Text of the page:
The Pitch. Itus Networks, creator of the iGuardian, lament in their video the lack of home network security on the level of effectiveness that businesses utilize regularly. With the attitude of any engineer, Itus set out to bridge that gap and give individuals reliable digital security that doesn’t get in the way, explaining how the iGuardian works along the way. Itus needs $125,000 for software development, beta testing, and manufacturing.

The Perks. A single iGuardian can protect a home network for $129 and will be out in February 2015. Sets of 2 and 4 can be grabbed at the $280 and $500 tier levels respectively, while eager backers can get theirs as early as September 2014 thanks to a beta/prototype kit for $750.

The Potential. Network security can be a headache for a lot of reasons, especially without a computer strong enough to handle defending against attacks and running applications at the same time. Because iGuardian is a physical device that monitors data being sent and received at the point of entry, it allows for strong security, peace of mind, and simple setup without sacrificing processor power or access to favorite social media sites. The presentation is very basic and no-frills, but the freedom that iGuardian opens up is enough to brag about once the home network is free from threats of malware and data theft.

Connected Objects Kids/Babies

Turn Internet access into a game for your kids with Kudoso

kudosoGetting kids to unplug from their devices and go outside or study is one of the great struggles of the 21st century. Existing blocking or limiting solutions are inflexible and often require a parent on call in order to work correctly. Kudoso is a special router or firmware for existing routers that can be set up to track kids’ activities and reward them with access to their favorite websites and devices. With integration with Khan Academy educational material, kids can even agree to do some extracurricular studying in order to earn the points necessary to play video games or watch streaming TV shows. Access to Kudoso will open to backers in August and is available to those who pledge $89.

Smart Home

Soap cleans your home of extra devices with an Android tablet home hub

The Premise. A smart home control hub is great for giving access to all the connected devices in a house or apartment, but why shouldn’t the hub be able to do more than just give access? Why can’t it give control to devices, usage, security, or any other important aspect of a home network?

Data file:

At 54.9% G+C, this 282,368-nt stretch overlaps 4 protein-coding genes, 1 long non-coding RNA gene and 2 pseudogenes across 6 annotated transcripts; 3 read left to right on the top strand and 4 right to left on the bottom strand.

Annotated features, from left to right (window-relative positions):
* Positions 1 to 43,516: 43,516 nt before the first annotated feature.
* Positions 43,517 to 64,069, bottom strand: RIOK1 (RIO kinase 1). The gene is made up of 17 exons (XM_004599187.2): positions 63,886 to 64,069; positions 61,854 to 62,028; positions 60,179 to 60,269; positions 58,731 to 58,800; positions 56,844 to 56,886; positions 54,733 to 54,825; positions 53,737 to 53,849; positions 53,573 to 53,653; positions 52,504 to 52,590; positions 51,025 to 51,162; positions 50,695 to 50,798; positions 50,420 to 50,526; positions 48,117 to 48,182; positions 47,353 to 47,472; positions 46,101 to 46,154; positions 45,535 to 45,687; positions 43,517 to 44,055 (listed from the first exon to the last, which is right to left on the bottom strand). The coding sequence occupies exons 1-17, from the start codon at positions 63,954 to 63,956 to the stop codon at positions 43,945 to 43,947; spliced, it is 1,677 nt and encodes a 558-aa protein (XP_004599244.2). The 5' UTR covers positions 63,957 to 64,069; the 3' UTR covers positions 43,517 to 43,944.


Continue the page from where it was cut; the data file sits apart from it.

The Product. Soap is a powerful Android tablet that also doubles as a smart home hub and a full wireless router. Designed to over complete control over all connected devices in the home and the people who use them, Soap is built with functionality, security, and complete control in mind.

The Pitch. Soap’s campaign video is a bit of an understatement when it comes to the kind of flexible power the device actually offers. The video shows the device mostly as a control for connected amenities and accessories, but downplays Soap’s qualities as a fully-featured Android tablet or its ability to work with other Soap devices, something that really sets this device apart from others. Soap is raising $42,500 to complete testing and begin production. The campaign is also implementing an incentive scheme that allows backers to accrue credits toward a free product by sharing links with a personal code.

The Perks. The basic Soap Solo is available to backers who pledge $240. For $5 more, the device will be delivered two months earlier. (December 2014 compared to February 2015) At $250, a beta Soap Solo will be sent out in October. The Soap Dual, with a dual core processor is available at $280 (beta at $350), the quad-core Soap Quad starts at $360, and the Soap 8.4 with a larger 8.4 inch display and a quad-core processor starts at $500, with the beta version at $550. Higher tiers include multiple devices for setting up a whole home or more, with the highest tier coming with a boggling 100 Soap units.

The Potential. Soap seems like a great way to really integrate the wireless router, smart home hub, and control center into one neat, portable package. What keeps Soap from being redundant in both the tablet and smart hub markets is that it fully functions as both, simultaneously even. The processing power and ability for Soap units to create a more powerful mesh network when used in tandem allow for something that works as a great in-home tablet for watching movies, listening to music, or being productive providing you don’t move it from its fixed location. However, it just as easily lets you move that content around across other devices while simultaneously allowing users to turn off lights, change the thermostat, or notify kids to get ready for bed without interrupting usage. Soap may just be blending two great technological tastes into one concoction, but it’s doing so with the necessary horsepower to not cut any corners.